Adrian Ababei / Mar 27'2017
It's no doubt that these web design myths “controlling”, just like some “tyrants” the online world, have initially emerged as web design innovative notions, turned into widely used techniques, and, finally, into highly influencing web design trends. It's also true that since their “adopters” have started to take them way too literally or to refuse to adapt them to the ever-evolving digital landscape, to the ever-changing users' digital behaviors, these web design practices have gradually turned into... myths. Into rigid, “dusty” web design mindsets risking to affect both the design's quality itself and the website visitors' experiences. Be better than that! Be smarter than that! Take smarter design decisions than those still “stuck” with these preconceived assumptions which are no longer relevant in 2017's web design context. And here are the 10 web design myths “exposed”: 1. "The 3 Second Rule" This is probably the best exemplification of a notion turned into a rigid “rule”. Of a concept taken ridiculously literally! No need to develop a paranoia imagining your generic website visitor holding a timer in one hand and his mouse (if we're talking about a desktop user) in the other and counting precisely those 3 seconds! It's absurd! The 3 second rule is just a figure of speech (it could easily be a 2 second a 4 or 5 second rule) “invented” only to stress the importance of an optimized page loading time. To “warn” you that you should constantly strive to boost your website's performance. If your web pages load in, let's say, 4 seconds, it's really not the end of the world! Instead, if they load in 3 seconds just to show a bad design and low quality content... then you might be, indeed, facing a major traffic problem! 2. "White Space Is a Wasted Chance of Capitalizing Space on My Site" This is already a “prehistoric” type of web design preconception! And we couldn't give you better examples than Google's front page and Apple's clean and airy design where big chunks of white space act as spotlights directing our eyes towards their “star” products! “Clutter” is your biggest enemy when it comes to web design! While white space and moreover, strategically using it for guiding your users' attention towards key points on your website, well, this is almost an “art”! Less sure is more, in this case! White space acts as a spotlight focused on the key content(s) on your web pages, but only if you just know just how to focus it! 3. "Mobile Device Users Are Always On the Fly and Easily Distracted" It's a false assumption now “cemented” in the collective thinking: mobile device users are always on the go, always in a rush and easily distracted! It's noting but an exaggerated generalization! In fact, studies (Google's studies, the one that we're referring to here taken in 2012) have shown that: 68% of mobile device users are, in fact, accessing websites from their smartphones in the comfort of their homes (surprise, surprise!) 67% of desktop users are simultaneously using another device, as well, as compared to 57% of mobile device users. We're all living in the age of distractions. We get constantly distracted whether we're just watching TV, doing online shopping on our smartphones or reading articles on our PCs! You should still design for highly mobile users, but being fully aware that “on the run”, “striving to resist various distractions”, is not the main context that your mobile device users will be visiting your website in! 4. "Good Usability's a Must, While Good Aesthetics an Option" This thinking's maybe one of the riskiest user experience pitfalls! With all the web designers and web owners out there playing all their cards on good usability, they tend to undermine good aesthetics' key role or (even worse) to ignore it completely. You can't effectively reach out to your users and turn them into customers, if you don't emotionally connect with them, first. If you don't strive to make the very best impression (and since we're all highly visual creatures, a “good first impression” is nothing but another word for “great looks”). Usability's a very technical concept, made of certain (equally) technical, precise tactics to implement for achieving good usability on your website. While aesthetics is far more “human” and it's to humans that you need to reach out to first and only then to... “prospects”. Do keep that in mind! When combined, these two “powers”, good usability and good aesthetics, or, better said, good usability and credibility (that good aesthetics invests your Drupal website with) you can't get but a superpower to turbocharge your website with! 5. "User Feedback Is Not to Be Questioned or Debated" Of course that you should constantly ask for your users' feedback, it's vital for every business, be it online or not! What you should avoid doing is: taking that feedback, all the comments that your visitors will leave on your site, too literally! People don't always know what they want and they're quite bad at explaining their preferences, why is it that they like/dislike certain features on your website or anticipating their future choices/behaviors. A “healthy” way of doing web design is to dig in, starting from your users' comments, to the core problems! Base your design decisions on those core problems to be solved, first and foremost! Complying with your users' suggestions/complains, should come second on your list of “motivations”. 6. "Simplicity Can Only Mean Minimalism"- One of the Popular Web Design Myths And this web design myth is still influencing, to a great extent, web designers' work and website owners' design decision-making! There's this popular belief turned into a whole trend, that you can't possibly achieve a simple design than by cutting out UI elements, by drastically reducing steps and user interactions on your website. False! Even a complex web design can be made simple if you're a gifted web designer! Focusing on simplifying users' experiences and reducing the visual surface (minimalism) is not the same thing as reducing all the “friction” that a way to laborious, overly demanding design would imply from the user's point of view (simplicity). Its not the same thing as striving to reduce some of the energy that he/she would invest in visually “digesting” the content on your website. Notice the difference? 7. "Good Design is Self-Sufficient" “Design in the absence of content is not design, it’s decoration.” Therefore, looks aren't everything and good design isn't self-sufficient! Visually-arresting graphics, cool fonts and visually-appealing colors won't compensate for the absence of high quality content. In other words: if there's no happy “marriage” between web designers and content marketers, you'll be left with a great looking website that only you and your team will get to admire. For no user will ever find it! If you don't enhance your great looking design with meaningful, engaging content that not only that completes it, but adds extra value to it, with content that addresses your visitors' needs, then your design won't go beyond its decorative function. 8. "The Homepage Is The Most Important Page on My Site" Homepage's “supremacy” has started to fade away! If it used to be the page that users always landed on first, since it served as the main directory and, therefore, since there was no other way for accessing a website, today this is no longer the case. And it's time that you, too, started to see the homepage's supremacy as a web design myth! Now users can land directly on a product page, coming from certain links posted on social media or on other sites. Your website's visitors might not even get to visit the front page at all. Moreover, and this is especially the case with websites selling products or services, you should accept the fact that your users aren't there for delighting themselves with the “wow” content on your homepage! For them your front page is nothing but a “gateway” to the product pages that they're really interested in. Or, depending on the site's specificity, to the information they can find on other pages of your Drupal site.. Think of Facebook! How often do you visit its homepage as a logged in user? Put together, all the web pages on your site are much more frequented than your homepage. Just think about that! 9. "The Three Click/Two Tap Rule" This is another baseless assumption! That all the elements on your website should be at a three-click's distance or a a two-tap's distance (on mobile devices). Irrelevant! Whether your users decide to prolong their visits on your site or to leave it after just a few seconds, has nothing to do with this rule. User's main interest is to carry out his task (purchasing something, getting a key info etc.) You could abide by the three click rule and still witness visitors leaving your website in a rush if the content that they'll you'll deliver them, after precisely these three clicks/two taps, doesn't engage them or meet their needs. As a general rule: it's precisely when web design rules are taken too literally that they risk to turn into web design myths! 10. "Cutting Out The Navigational Choices"- One of the Influential Web Design Myths Somehow this theory initially related strictly to short term memory and to multiple product choices, has started to impact web design, particularly navigation, as well! It's one thing to cut out items from an excessive product/services collection (leading to the paradox of choice) and a completely different thing to start removing pages from your navigational bar/menus. It's those pages that grant your user easy access to the content on your site that he's interested in. It's them that will enhance his/her exploration of your website! So, instead of blocking his/her access to different web pages on your Drupal site and of negatively impacting his overall experience with your website, you'd better figure out how to efficiently group these pages. And it seems that we've reached the end of our list of 10 web design myths you should be aware of and... stay away from! Have you “busted” others, as well?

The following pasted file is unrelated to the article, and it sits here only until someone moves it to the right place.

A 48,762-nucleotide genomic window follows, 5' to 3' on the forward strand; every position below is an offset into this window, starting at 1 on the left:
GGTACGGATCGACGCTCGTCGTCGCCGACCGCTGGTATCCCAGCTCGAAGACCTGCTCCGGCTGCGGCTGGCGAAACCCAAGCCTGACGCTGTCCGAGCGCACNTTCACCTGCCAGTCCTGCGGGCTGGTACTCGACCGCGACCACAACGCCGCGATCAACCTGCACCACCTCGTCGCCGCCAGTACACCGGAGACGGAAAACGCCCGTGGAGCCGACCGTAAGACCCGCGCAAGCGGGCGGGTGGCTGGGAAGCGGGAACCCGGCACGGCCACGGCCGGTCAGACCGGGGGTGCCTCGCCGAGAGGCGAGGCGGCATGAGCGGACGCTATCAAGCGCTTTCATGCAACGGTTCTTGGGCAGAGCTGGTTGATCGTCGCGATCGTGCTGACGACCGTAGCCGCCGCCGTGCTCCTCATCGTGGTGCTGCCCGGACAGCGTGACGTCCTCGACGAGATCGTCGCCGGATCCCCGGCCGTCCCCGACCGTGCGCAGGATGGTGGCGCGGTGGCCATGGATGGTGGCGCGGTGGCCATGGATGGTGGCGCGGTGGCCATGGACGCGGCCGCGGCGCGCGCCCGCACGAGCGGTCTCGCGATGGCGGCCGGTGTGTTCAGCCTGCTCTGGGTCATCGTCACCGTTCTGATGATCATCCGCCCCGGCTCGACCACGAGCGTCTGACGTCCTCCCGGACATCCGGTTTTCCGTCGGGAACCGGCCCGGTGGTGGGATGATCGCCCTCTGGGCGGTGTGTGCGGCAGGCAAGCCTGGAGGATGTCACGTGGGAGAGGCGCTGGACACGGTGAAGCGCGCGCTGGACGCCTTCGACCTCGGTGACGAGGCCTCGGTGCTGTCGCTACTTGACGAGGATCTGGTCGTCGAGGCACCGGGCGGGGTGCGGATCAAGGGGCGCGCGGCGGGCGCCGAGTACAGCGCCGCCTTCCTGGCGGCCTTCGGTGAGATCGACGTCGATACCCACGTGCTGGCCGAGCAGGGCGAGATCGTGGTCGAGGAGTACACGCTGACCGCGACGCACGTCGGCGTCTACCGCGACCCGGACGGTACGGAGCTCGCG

Adrian Ababei / Mar 22'2017